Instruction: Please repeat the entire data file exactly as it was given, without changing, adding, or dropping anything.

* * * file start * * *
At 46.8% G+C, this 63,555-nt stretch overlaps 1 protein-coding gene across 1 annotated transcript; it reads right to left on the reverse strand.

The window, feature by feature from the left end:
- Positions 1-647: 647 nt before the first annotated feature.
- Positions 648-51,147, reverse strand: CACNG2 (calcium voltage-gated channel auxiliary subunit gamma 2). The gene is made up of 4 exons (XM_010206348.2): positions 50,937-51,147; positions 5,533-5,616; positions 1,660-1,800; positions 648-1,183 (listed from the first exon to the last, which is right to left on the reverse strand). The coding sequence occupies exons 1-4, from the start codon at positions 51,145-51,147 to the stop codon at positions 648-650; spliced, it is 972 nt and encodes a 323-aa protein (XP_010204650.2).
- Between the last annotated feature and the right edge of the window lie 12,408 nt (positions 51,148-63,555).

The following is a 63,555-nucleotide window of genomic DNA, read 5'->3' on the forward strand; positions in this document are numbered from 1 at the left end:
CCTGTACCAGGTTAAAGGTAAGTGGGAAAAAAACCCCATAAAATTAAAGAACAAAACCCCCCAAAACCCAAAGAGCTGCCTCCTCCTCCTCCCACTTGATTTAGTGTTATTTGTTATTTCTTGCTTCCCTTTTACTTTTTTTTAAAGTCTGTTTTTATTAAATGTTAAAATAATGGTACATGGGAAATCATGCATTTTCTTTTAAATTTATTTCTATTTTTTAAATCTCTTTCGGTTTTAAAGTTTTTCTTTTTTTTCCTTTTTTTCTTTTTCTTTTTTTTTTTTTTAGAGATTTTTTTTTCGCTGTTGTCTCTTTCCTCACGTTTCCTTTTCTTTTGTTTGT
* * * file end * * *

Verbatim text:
At 46.8% G+C, this 63,555-nt stretch overlaps 1 protein-coding gene across 1 annotated transcript; it reads right to left on the reverse strand.

The window, feature by feature from the left end:
- Positions 1-647: 647 nt before the first annotated feature.
- Positions 648-51,147, reverse strand: CACNG2 (calcium voltage-gated channel auxiliary subunit gamma 2). The gene is made up of 4 exons (XM_010206348.2): positions 50,937-51,147; positions 5,533-5,616; positions 1,660-1,800; positions 648-1,183 (listed from the first exon to the last, which is right to left on the reverse strand). The coding sequence occupies exons 1-4, from the start codon at positions 51,145-51,147 to the stop codon at positions 648-650; spliced, it is 972 nt and encodes a 323-aa protein (XP_010204650.2).
- Between the last annotated feature and the right edge of the window lie 12,408 nt (positions 51,148-63,555).

The following is a 63,555-nucleotide window of genomic DNA, read 5'->3' on the forward strand; positions in this document are numbered from 1 at the left end:
CCTGTACCAGGTTAAAGGTAAGTGGGAAAAAAACCCCATAAAATTAAAGAACAAAACCCCCCAAAACCCAAAGAGCTGCCTCCTCCTCCTCCCACTTGATTTAGTGTTATTTGTTATTTCTTGCTTCCCTTTTACTTTTTTTTAAAGTCTGTTTTTATTAAATGTTAAAATAATGGTACATGGGAAATCATGCATTTTCTTTTAAATTTATTTCTATTTTTTAAATCTCTTTCGGTTTTAAAGTTTTTCTTTTTTTTCCTTTTTTTCTTTTTCTTTTTTTTTTTTTTAGAGATTTTTTTTTCGCTGTTGTCTCTTTCCTCACGTTTCCTTTTCTTTTGTTTGT